Alvaro Cortez, Arianna Ortiz, Benedict Wong, Bill Skarsgard, David Rysdahl, drama, Edson Oda, Erika Vasquez, Lisa Starrett, movies, Nine Days, reviews, Sterlin English, Tony Hale, Winston Duke, Zazie Beetz
September 5, 2021
by Carla Hay
Directed by Edson Oda
Culture Representation: Taking place in an otherworldly dimension, the dramatic film “Nine Days” features a racially diverse cast of characters (white, black, Asian and Latino) representing souls who can observe humans on Earth.
Culture Clash: A “soul gatekeeper” must decide which one among five soul candidates will get to be reborn as a human on Earth.
Culture Audience: “Nine Days” will appeal primarily to people who are interested in watching thoughtful dramas about what spiritual life could look like before being born.
What if you were given the responsibility of deciding which souls could be born into humans? And what if you were one of those souls who had to be evaluated as “worthy enough” to be chosen? Those are the questions facing the main characters of writer/director Edson Oda’s feature-film directorial debut “Nine Days,” a somber-yet-hopeful meditative film about the existence of spirits in a dimension where they are chosen to either continue their lives in a human being or disappear entirely.
It’s a heavy burden for anyone to bear, so it’s no wonder that “soul gatekeeper” Will (played by Winston Duke) takes it so seriously, he almost never cracks a smile during the entire story. Will exists in an unnamed dimension that looks like an outpost house in a remote area, where he spends a lot of his time looking at several stacked-up TV monitors at once. (“Nine Days” was actually filmed in Utah.) Each TV monitor shows Will what’s going on at that moment in the lives of various people on Earth. The monitored people’s entire lives are recorded from birth to death on VHS tapes (yes, you read that right), so Will has a massive archive of people’s histories.
There’s one monitored person in particular who has a profound effect on Will. She is a 28-year-old successful violinist named Amanda Grazzini (played by Lisa Starrett), who was a child prodigy and is described as “emotionally strong.” That’s why it’s a shock to Will when Amanda commits suicide by driving her car into a wall. This tragic death happens early on in the movie and is the catalyst for what happens in the rest of the story, so it’s not really spoiler information.
Amanda’s suicide sends the usually unflappable Will into an emotional tailspin. With her soul having left Earth, Will now has to decide which soul will be born on Earth, to replace Amanda’s life that was taken away. Five soul candidates arrive at the house and are interviewed separately by Will.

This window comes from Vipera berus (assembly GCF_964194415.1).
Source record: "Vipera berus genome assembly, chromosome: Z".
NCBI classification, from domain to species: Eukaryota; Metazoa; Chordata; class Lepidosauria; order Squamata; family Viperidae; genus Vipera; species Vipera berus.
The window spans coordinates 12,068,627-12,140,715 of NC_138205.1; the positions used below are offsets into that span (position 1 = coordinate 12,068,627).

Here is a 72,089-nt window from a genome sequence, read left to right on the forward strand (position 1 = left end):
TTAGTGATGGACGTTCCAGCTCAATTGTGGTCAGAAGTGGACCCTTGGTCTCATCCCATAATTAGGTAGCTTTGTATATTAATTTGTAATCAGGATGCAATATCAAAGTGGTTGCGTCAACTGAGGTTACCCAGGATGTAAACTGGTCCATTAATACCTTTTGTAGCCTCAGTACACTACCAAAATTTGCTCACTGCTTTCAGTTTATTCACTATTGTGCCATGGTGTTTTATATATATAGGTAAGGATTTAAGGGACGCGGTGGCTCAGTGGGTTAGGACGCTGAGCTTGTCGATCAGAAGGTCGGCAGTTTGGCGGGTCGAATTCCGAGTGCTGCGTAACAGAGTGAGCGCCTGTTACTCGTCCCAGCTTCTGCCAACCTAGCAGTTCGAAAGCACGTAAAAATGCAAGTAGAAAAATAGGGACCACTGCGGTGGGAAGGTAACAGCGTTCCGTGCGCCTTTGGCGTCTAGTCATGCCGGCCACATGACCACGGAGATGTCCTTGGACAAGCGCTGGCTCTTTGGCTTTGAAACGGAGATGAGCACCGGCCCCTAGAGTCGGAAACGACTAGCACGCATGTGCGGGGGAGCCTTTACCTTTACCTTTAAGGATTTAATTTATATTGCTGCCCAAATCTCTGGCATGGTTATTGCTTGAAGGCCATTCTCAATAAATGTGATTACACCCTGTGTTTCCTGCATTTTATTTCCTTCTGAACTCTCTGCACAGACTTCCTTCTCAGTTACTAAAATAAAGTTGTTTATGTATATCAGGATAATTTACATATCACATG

Each candidate is evaluated for nine days. All of the candidates are told that after this nine-day evaluation process, anyone who isn’t chosen will then cease to exist. Each rejected candidate gets to decide on a personal ultimate fantasy that will get fulfilled as a sendoff.
The five candidates are:
- Mike (played by David Rysdahl), a serious soul who is prone to worry a lot.
- Maria (played by Arianna Ortiz), a shy soul who’s somewhat afraid of trying new things.
- Kane (played by Bill Skarsgård), an arrogant soul who thinks he’s smarter than everyone else.
- Alexander (played by Tony Hale), a wisecracking soul who can be neurotic and insecure.
- Emma (played by Zazie Beetz), a “free spirit” soul who is naturally inquisitive.
Will has a friendly co-worker named Kyo (played by Benedict Wong), who is not as uptight as Will. Kyo’s job is to give his opinion to Will on whether or not Will has chosen well. Even though Will has a monumental task of deciding which souls will live and which will cease to exist, “Nine Days” makes it clear that Will is not God or some other supreme being. In fact, at one point in the story, Will describes himself as “a cog in the wheel.”
The candidates are told they must answer certain questions about what they would do when faced with certain ethical dilemmas. Will assures them that there are no right or wrong answers, but they must answer truthfully. All of the candidates except for Emma answer the questions.
Emma tells Will that she can’t answer the questions because she doesn’t know how what her answer would be in these ethical dilemmas. Emma also replies to Will’s questions with more questions. This back-and-forth conflict irritates Will, but it also intrigues him.
During this evaluation process, the candidates are encouraged to look at the TV screens to watch the lives of three people on Earth: Rick Virgil (played by Sterlin English), a 14-year-old who is being bullied; Luiza Coolin (played by Erika Vásquez), a newlywed; and Fernando Pereira (played by Álvaro Cortez), a police officer.
“Nine Days” is a richly layered film that might be too much to wade through for people who prefer more straightforward stories about life in other dimensions. The acting is solid all around, but the heart of the movie is in how Will and Emma get to know each other better. Will has a dark secret that is hinted at and eventually revealed. It explains a lot of his angst. If viewers are willing to tolerate the slow pacing of “Nine Days” and immerse themselves in this fascinating story, then they will be rewarded with seeing a movie that will inspire existential thoughts that go beyond the movie’s 124 minutes.
Sony Pictures Classics released “Nine Days” in New York City and Los Angeles on July 30, 2021. The movie’s theatrical release expanded to more U.S. cities on August 6, 2021.